A house sitter lives or stays in a property temporarily while the owner is away in exchange for assuming various responsibilities. They may care for the home for short or extended periods and often care for pets.
How to Become a House Sitter
It is not necessary to have higher education to become a house sitter. However, it’s helpful to have some knowledge of household care. Somebody should undoubtedly have some basic handyman skills, for example how to turn off a main water line to a home in case of a plumbing issue or check fuses in a fuse box. Homeowners with pets would feel more comfortable if a house sitter also knew CPR for animals. Veterinarians say that pets who remain in their environments do much better than boarding them so a home sitter who can also pet sit may be very appealing for home owners.
Another way to find employment is to advertise, like creating a housesitting website or joining a housesitting organization. If advertising your services online, you’ll want a good profile. The profile should include references from any other employers and include reviews. Adding proof of your character with a criminal background check is very helpful. A military background is a plus when looking for a property to watch over temporarily. Retired people often house sit and enjoy the opportunity to travel to new locations. If you do want to also pet sit while house sitting, be sure to emphasize that you care for animals in your profile and your experience.
House sitters should be physically able to do the job, especially when the job includes exercising animals, mowing grass, or taking care of a swimming pool. Communication, adapting to new environments, and being dependable is essential. Homeowners are looking for honest, reliable people to care for their homes and be in communication when called for peace of mind. First impressions count when meeting with a potential employer, so a friendly, well-spoken person will go a long way. This is a job, so house sitters should not have friends over unless approved by the home owner and should be staying at the house as promised for the duration of the contracted stay.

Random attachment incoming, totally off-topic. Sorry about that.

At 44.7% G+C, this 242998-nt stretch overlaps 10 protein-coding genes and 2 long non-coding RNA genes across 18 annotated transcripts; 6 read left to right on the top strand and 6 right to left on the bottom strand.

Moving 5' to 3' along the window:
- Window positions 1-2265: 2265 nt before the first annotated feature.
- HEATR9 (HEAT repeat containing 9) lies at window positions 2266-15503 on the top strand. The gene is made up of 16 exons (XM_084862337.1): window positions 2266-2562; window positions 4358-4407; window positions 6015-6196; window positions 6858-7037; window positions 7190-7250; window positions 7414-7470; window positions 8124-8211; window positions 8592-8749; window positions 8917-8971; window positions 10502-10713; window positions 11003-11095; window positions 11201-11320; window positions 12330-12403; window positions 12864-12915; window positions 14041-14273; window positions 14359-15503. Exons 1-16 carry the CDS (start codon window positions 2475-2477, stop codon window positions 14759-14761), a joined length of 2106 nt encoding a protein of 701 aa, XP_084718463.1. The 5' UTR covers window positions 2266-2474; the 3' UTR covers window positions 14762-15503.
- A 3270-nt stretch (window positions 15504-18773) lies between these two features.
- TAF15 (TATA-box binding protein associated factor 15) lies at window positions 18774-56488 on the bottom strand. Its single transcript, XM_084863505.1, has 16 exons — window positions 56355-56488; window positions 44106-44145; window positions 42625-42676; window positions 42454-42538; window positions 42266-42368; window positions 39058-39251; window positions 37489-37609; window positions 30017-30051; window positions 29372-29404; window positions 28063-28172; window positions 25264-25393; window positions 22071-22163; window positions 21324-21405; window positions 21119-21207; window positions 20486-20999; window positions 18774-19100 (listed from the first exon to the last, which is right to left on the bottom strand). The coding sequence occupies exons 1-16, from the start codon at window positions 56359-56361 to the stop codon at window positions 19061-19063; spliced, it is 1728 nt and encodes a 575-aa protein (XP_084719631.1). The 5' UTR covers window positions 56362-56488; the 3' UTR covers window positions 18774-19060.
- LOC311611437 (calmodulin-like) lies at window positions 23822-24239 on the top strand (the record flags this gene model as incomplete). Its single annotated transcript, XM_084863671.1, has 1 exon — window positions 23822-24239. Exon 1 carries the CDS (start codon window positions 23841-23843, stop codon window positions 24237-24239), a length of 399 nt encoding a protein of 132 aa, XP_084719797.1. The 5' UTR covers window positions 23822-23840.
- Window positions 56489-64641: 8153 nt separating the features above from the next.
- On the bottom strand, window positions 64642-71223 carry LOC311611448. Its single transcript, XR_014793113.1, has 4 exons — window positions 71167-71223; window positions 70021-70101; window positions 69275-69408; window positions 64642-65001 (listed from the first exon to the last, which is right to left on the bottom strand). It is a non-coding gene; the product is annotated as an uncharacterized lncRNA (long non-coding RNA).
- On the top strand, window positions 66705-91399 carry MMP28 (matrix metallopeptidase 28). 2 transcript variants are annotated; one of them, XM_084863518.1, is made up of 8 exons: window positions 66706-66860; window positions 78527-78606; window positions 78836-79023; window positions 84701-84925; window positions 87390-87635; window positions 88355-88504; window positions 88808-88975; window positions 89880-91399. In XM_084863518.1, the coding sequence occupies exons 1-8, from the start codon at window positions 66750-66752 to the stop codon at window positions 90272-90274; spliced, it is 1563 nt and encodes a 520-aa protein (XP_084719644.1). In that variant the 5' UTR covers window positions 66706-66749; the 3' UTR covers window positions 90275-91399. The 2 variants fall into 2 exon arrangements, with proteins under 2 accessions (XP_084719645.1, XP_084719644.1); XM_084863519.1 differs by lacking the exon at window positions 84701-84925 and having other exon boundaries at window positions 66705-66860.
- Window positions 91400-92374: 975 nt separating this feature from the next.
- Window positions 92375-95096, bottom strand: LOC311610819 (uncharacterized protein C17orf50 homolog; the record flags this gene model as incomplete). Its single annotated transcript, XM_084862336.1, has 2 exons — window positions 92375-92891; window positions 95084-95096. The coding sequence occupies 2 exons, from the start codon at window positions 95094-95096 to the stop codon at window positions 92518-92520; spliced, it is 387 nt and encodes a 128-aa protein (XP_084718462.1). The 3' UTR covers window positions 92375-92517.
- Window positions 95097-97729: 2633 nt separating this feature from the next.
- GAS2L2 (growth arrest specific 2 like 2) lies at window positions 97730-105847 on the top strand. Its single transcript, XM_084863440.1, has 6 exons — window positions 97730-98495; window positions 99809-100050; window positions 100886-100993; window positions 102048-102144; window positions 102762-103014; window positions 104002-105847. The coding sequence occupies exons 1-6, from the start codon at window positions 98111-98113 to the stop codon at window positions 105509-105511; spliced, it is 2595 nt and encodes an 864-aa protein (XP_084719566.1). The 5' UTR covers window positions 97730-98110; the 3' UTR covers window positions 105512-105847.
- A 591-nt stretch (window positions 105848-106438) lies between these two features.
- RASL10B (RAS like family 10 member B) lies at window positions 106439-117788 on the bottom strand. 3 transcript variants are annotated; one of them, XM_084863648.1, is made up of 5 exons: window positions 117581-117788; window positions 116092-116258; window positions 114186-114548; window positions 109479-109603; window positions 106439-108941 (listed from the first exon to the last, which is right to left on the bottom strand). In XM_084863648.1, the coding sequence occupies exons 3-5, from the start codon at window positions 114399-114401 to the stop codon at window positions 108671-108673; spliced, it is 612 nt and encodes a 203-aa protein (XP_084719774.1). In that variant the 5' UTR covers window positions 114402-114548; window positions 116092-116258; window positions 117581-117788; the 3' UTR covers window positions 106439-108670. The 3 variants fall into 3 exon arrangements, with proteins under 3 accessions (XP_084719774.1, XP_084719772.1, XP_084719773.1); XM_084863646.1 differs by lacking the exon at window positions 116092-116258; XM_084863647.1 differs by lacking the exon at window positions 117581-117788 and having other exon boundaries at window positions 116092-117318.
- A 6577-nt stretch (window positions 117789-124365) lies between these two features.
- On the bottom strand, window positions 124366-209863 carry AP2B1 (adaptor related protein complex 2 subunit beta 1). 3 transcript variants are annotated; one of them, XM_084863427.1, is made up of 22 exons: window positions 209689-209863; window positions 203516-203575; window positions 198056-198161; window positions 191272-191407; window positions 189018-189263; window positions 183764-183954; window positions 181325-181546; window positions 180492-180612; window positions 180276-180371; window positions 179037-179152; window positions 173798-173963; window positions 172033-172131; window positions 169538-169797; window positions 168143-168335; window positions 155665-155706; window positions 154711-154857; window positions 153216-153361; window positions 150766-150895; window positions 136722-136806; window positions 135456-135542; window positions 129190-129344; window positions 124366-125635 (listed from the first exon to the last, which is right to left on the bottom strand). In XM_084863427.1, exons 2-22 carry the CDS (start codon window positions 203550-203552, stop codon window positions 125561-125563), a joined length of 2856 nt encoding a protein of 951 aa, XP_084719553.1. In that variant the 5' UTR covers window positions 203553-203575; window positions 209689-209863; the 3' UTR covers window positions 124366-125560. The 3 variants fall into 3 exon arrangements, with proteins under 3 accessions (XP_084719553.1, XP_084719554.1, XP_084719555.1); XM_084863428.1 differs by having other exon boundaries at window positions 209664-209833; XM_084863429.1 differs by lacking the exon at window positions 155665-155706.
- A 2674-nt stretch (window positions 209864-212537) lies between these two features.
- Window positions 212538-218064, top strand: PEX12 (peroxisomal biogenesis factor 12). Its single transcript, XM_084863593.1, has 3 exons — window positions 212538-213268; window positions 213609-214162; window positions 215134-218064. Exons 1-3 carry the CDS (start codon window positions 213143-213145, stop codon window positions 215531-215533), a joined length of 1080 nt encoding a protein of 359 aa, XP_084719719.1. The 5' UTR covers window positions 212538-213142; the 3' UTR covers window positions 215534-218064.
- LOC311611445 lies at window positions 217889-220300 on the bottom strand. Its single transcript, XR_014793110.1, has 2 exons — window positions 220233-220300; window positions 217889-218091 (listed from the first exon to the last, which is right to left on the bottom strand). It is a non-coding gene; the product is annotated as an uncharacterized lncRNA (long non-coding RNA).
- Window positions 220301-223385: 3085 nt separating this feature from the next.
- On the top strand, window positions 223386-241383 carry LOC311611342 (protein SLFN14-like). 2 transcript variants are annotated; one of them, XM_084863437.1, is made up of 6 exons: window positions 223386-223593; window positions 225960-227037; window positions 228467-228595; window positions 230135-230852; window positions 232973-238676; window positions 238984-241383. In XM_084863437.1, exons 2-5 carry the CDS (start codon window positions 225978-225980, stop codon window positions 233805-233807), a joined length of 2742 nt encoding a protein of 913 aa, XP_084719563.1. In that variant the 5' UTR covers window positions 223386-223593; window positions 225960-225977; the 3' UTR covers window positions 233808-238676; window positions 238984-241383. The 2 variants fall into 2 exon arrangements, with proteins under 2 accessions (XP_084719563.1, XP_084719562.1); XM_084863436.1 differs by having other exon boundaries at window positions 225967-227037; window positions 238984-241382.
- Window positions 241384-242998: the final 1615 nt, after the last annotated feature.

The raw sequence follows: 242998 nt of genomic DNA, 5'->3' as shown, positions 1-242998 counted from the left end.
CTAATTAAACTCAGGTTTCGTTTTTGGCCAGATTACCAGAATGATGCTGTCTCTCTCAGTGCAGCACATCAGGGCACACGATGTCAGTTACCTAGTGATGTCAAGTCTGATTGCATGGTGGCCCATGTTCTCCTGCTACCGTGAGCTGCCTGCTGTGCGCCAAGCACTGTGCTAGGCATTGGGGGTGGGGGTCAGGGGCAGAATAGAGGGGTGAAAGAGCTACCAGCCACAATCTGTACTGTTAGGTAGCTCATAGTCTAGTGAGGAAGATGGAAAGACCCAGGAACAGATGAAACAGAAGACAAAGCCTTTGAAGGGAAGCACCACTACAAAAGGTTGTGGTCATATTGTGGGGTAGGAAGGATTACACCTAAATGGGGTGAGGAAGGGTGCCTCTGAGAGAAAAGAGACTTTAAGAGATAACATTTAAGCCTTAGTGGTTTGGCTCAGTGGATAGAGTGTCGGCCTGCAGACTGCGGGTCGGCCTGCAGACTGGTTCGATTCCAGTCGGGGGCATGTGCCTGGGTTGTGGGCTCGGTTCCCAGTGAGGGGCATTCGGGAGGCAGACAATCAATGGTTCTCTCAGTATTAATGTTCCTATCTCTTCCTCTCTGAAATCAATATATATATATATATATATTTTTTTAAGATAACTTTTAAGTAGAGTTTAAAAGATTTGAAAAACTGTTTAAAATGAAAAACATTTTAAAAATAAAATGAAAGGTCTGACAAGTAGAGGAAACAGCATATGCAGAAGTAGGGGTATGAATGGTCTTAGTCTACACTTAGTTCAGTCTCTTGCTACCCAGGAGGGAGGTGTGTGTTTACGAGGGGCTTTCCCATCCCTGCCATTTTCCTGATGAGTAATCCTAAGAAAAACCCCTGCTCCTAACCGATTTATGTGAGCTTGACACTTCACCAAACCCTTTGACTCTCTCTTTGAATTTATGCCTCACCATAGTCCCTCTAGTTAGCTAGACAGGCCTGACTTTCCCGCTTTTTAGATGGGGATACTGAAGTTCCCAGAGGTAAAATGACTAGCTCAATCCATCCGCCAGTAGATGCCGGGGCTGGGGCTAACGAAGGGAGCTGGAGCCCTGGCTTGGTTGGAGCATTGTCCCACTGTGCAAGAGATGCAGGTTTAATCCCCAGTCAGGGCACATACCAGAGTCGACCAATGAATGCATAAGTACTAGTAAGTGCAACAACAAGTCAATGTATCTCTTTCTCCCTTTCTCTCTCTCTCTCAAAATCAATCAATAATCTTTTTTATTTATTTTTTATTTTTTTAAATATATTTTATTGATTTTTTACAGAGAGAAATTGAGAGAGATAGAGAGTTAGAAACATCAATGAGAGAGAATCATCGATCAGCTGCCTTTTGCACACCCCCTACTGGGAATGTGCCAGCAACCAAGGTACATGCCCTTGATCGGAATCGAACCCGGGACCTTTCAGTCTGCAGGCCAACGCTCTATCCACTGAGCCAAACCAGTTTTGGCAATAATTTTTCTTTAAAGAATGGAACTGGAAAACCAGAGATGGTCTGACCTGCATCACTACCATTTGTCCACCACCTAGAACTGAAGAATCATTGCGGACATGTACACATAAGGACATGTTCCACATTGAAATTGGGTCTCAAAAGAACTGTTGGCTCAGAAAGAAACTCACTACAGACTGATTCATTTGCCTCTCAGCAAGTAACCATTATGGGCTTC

What does a House Sitter Do?
A house sitter has multiple responsibilities while caring for a home which primarily depends on how long the owner is away. Long-term house sitters typically have more duties than short-term people. Longer-term sitters are entrusted with watering plants or gardens, collecting mail, performing light maintenance when needed, and other responsibilities. Short-term sitters turn on and off lights to give the appearance of the property being lived-in, water house plants, and watch over the home’s safety.
Long-term and short-term house sitters often need to care for the owner’s pets, ranging from dogs and cats to outdoor animals, like horses or farm animals. However, the most common animals the sitter cares for are dogs and cats, fish, or caged birds. A house sitter that lives on the property keeps the house tidy, such as doing the dishes, vacuuming, dusting, and other chores. A sitter that stays in the home should change the bedding and keep showers and bathrooms clean. If the owner owns pets, the sitter will clean up their messes, change water bowls, feed them, brush them, and exercise them.
Safety is one of many concerns for absent homeowners, therefore checking the security systems are working correctly and giving a lived-in appearance is essential. Part of a home looking occupied would be turning on and off lights, moving cars in and out of driveways or garages, opening and closing blinds, collecting mail, and accepting deliveries. Mowing the lawn is another chore that long-term house sitters typically do and helps the home look lived-in. A house sitter walking a pet would detract from criminal activity too.